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Thread: Any specific labs for printing commercial works?

  1. #21

    Default Re: Any specific labs for printing commercial works?

    Interesting this Esty site is actually running on non exploitive model . The bump is you have to do everything - print either before or after orders come in, pack and ship. My 2nd hand experience (not my business) with online selling was that postage can be a killer in dollars and time. It could be more profitable than RF stock, if abilities ran more to artsy direction.

  2. #22

    Default Re: Any specific labs for printing commercial works?

    By the way, giclee is French from spraying through nozzle... May sound sexy like Quattro for Audi, simply means 4 (four door).

    Just digress here... Photographer who just started ( shamelessly including myself many years ago) like to use big words to impress (themselves mostly). So it is very easy to spot those.

    So please make sure you understand what the words really means before jumping into using big words.

    Regards,

    Hart

  3. #23
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    Default Re: Any specific labs for printing commercial works?

    Quote Originally Posted by Agetan View Post
    By the way, giclee is French from spraying through nozzle... May sound sexy like Quattro for Audi, simply means 4 (four door).

    So please make sure you understand what the words really means before jumping into using big words.
    I assume you are referring to me since I had first used the term/word here. Yes I am fully aware of its meaning as spelled out in my post.

    Giclee IS inkjet printing but using the large format 8-ink or more printers and high end papers. But over time it has been used to mean all types of inkjet printing. Whatever it is, it usually means top quality digital printing.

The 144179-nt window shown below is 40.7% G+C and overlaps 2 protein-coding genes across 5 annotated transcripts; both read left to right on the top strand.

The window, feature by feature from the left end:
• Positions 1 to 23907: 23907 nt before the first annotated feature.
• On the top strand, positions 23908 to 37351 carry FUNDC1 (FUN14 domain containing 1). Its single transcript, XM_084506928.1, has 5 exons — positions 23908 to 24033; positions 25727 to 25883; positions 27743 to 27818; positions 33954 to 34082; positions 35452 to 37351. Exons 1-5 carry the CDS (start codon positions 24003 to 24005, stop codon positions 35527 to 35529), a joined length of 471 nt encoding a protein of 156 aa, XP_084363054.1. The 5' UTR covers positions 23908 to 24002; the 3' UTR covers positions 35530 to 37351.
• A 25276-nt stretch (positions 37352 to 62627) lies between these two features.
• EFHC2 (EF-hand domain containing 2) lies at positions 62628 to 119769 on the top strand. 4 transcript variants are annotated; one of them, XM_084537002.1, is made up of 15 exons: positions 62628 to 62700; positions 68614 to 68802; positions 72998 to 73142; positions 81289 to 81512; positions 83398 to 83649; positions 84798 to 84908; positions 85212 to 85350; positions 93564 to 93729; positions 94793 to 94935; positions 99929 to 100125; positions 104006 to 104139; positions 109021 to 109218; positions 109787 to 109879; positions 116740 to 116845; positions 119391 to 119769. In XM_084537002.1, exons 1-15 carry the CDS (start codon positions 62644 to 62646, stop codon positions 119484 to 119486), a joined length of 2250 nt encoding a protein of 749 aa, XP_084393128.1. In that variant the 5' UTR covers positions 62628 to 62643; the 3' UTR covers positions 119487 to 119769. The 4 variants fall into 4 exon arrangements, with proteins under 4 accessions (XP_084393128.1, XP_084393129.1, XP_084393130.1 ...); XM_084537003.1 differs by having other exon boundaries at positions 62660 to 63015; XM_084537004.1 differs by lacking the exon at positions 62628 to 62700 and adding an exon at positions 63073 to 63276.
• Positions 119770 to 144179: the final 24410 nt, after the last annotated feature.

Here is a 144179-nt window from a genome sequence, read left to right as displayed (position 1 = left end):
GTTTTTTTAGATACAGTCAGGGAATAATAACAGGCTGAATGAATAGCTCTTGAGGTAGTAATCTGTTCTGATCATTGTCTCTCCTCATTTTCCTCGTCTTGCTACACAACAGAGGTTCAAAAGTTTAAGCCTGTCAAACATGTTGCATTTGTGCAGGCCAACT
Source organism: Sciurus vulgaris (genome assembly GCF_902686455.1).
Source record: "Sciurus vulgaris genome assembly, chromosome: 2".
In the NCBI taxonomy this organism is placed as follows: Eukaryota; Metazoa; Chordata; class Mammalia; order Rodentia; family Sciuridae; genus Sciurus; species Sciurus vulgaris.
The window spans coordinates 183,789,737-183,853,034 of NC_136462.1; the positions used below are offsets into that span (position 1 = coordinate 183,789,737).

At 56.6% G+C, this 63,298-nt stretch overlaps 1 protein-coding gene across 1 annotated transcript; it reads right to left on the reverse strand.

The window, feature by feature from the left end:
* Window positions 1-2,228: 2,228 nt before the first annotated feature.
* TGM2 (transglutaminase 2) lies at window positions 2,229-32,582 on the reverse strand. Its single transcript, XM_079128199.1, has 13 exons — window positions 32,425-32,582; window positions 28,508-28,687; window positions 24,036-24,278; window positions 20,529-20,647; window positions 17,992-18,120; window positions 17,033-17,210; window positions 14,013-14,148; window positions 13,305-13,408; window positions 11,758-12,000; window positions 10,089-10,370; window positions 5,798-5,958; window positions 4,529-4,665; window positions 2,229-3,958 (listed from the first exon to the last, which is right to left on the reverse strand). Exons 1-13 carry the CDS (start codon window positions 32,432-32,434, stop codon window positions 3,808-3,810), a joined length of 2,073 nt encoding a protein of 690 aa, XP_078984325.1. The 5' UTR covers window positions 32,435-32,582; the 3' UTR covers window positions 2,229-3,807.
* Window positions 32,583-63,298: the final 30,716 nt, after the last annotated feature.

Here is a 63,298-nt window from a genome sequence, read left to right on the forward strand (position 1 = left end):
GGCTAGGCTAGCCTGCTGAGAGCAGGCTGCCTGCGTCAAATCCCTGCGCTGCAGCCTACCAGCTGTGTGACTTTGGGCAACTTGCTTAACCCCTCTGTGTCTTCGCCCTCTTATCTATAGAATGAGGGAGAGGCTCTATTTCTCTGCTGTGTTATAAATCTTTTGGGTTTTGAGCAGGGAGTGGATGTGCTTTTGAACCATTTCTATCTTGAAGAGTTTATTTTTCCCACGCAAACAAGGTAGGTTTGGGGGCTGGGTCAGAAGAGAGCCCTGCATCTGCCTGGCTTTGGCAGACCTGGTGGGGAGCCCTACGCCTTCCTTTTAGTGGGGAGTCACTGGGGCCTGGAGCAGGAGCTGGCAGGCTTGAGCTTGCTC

4. #24

    Default Re: Any specific labs for printing commercial works?

    Dude please do your research on the term. I live thru that time period, I read about the trials and tribulation of print making saw of the some of the works and then knew that hype reigns supreme in the art world over talent and genius. My big takeaway was who the fish can afford to cough up at least a quarter million to get an Iris printer. Grin maybe a former pop start - any one remember Nash Editions ?

    It all starts with the Iris printer costly temperamental had a manual as thick as a phone book and ink formulations that were decided non standard each printer claims to have the perfect blend for color, for stability for longevity. The black art was in part ink formulation, operation of the print to irk out more performance out it or just to make the pice of crap work. If you think it refers to ink jets of the last 10 years, let's say when you talk to people who have deeper roots you sound not grounded in your craft. It is often in the details in the dim dark corners that marks the more knowledgable from the less so,

    Quote Originally Posted by ziggy View Post
    I assume you are referring to me since I had first used the term/word here. Yes I am fully aware of its meaning as spelled out in my post.

    Giclee IS inkjet printing but using the large format 8-ink or more printers and high end papers. But over time it has been used to mean all types of inkjet printing. Whatever it is, it usually means top quality digital printing.

  5. #25

    Default Re: Any specific labs for printing commercial works?

    Quote Originally Posted by ziggy View Post
    I assume you are referring to me since I had first used the term/word here. Yes I am fully aware of its meaning as spelled out in my post.

    Giclee IS inkjet printing but using the large format 8-ink or more printers and high end papers. But over time it has been used to mean all types of inkjet printing. Whatever it is, it usually means top quality digital printing.
    I think you are being too sensitive.

    But to topic, my take on this with assess the client. If the client is a curator or collector in the known, you are in heaven and walk among inner circle people, then go that expensive path. 95% of the time we are dealing with common consumers and facing market competition, so it sadly boils down to lowest cost with the most impressive appearance equals to profit (after deduction for conscience if you have)

  6. #26
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    Default Re: Any specific labs for printing commercial works?